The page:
Fatal deliverance from an ‘iron storm’


NEW YORK — I was thinking once again about the intractability of Japan’s part in the Pacific phase of World War II when the news came: Okinawans had staged a huge rally to protest the Japanese government’s downplaying in textbooks the military’s role in “group suicides” among civilians during the Battle of Okinawa.

According to some reports, a single examiner at the Japanese education ministry, with dubious outside connections, made the change. To explain it, he pointed to a recent complaint brought against writer Kenzaburo Oe’s 1970 assertions.

The examiner, if he was thinking at all, took an action as improbable as the war itself. Yes, Japan was pushed up against the wall by America’s compromise-be-damned approach to international complications. But the Japanese leaders who started the war did so in the perfect knowledge that the odds were overwhelmingly against them.

After the initial series of unexpected victories, Japan had its first big defeat in the Battle of Midway, a mere six months after Pearl Harbor. From then on, it was all downhill, for reasons many had foreseen. And as things turned bad, then disastrous, the military leadership’s reactions became ever more irrational.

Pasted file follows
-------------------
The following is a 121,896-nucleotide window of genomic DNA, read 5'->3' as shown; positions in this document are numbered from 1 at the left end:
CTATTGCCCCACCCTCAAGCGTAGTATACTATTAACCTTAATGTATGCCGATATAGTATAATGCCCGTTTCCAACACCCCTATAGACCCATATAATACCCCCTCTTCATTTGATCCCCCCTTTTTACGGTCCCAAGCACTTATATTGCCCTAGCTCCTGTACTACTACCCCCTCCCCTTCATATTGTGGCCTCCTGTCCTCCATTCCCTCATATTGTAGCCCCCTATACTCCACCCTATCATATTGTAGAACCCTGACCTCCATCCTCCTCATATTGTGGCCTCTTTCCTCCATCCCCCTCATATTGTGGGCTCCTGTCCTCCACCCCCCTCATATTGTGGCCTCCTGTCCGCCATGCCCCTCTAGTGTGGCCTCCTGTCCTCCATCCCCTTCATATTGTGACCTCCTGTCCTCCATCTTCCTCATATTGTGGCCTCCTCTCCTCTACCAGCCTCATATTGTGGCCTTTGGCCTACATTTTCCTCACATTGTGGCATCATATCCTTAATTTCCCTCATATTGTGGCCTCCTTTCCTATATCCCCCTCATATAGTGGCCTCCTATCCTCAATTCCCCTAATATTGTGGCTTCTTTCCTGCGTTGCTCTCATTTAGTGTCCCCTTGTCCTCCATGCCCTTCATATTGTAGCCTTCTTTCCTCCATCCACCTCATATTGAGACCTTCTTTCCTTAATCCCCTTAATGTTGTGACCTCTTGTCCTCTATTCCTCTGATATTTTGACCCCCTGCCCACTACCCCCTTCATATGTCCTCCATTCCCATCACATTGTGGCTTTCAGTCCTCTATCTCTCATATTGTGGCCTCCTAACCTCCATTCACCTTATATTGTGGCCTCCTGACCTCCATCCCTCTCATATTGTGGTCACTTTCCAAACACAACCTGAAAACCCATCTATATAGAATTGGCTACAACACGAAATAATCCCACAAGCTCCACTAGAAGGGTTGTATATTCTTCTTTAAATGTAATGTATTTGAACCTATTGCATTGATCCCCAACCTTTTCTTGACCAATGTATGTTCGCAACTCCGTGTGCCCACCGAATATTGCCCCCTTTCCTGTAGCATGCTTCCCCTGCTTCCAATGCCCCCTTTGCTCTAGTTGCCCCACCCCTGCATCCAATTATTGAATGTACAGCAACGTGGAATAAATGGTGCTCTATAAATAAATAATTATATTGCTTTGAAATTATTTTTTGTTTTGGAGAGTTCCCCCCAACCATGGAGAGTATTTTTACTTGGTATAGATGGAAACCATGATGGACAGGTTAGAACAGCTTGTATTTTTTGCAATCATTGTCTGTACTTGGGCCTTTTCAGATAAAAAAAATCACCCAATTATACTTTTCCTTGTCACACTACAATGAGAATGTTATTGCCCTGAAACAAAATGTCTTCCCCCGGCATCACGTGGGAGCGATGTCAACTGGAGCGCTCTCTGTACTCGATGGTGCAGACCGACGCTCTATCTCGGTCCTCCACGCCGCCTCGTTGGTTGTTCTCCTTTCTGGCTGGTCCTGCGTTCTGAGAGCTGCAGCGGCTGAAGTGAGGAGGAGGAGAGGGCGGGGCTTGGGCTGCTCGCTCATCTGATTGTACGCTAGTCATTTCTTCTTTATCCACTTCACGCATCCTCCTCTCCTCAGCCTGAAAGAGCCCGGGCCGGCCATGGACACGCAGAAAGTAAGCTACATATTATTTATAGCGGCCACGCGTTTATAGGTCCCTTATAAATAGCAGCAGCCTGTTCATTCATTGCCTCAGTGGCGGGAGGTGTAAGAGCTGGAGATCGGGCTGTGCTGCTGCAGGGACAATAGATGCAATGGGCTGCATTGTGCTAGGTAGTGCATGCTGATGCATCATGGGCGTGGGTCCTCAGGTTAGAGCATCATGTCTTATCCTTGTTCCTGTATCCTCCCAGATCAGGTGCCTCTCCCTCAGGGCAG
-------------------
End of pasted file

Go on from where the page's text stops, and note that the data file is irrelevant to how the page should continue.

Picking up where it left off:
With the annihilation of its 2,500-man force on Attu Island, in the Aleutian Archipelago, a year after Midway, the Japanese military used, for the first time, the ancient Chinese word gyokusai, “a jewel shatters,” meaning “dying gallantly,” rather than surviving.

The official announcement stated that those unable to take part in the final attack because of wounds or illness committed suicide in advance. But the Japanese populace, instead of regarding it as a horrible military failure, seems to have accepted the euphemism as ennobling.

Less than three months later, as a matter of fact, when the commander of the 5,200-man force on Kiska, another Aleutian island, pulled a complete withdrawal before U.S. bombardment began, the Japanese press treated it as a disgrace, as did the Japanese people, one assumes, although it must be said that, long before then, the press had been under harsh military control.

Each gyokusai after that saw the numbers of “shattered” soldiers increase: the Battle of Tarawa, 4,700; the Battle of Kwajalein, 7,900 out of 8,100; the Battle of Biak, 10,000 out of 15,000; the Battle of Saipan, 29,000 out of 31,000, and so on.

The defeat at Saipan, which felled Gen. Hideki Tojo’s Cabinet, included 5,000 suicides, many among civilians — many coerced by the military. But as the iconoclastic writer Helen Mears (1900-1989), who famously won the ire of Gen. Douglas MacArthur, pointed out, most such coercion and suicides were the result of the frenzy and hysteria created by the furies of war: bombing, bombardment, strafing, machine-gunning.

Four months earlier, in February 1944, Tojo, in his “emergency declaration,” had called for ichioku gyokusai, “100 million shattering like a jewel.” It was a demand that the entire Japanese population be prepared to die. Japan’s population at the time was 70 million, so he was also ordering Taiwanese and Koreans to meet the same fate.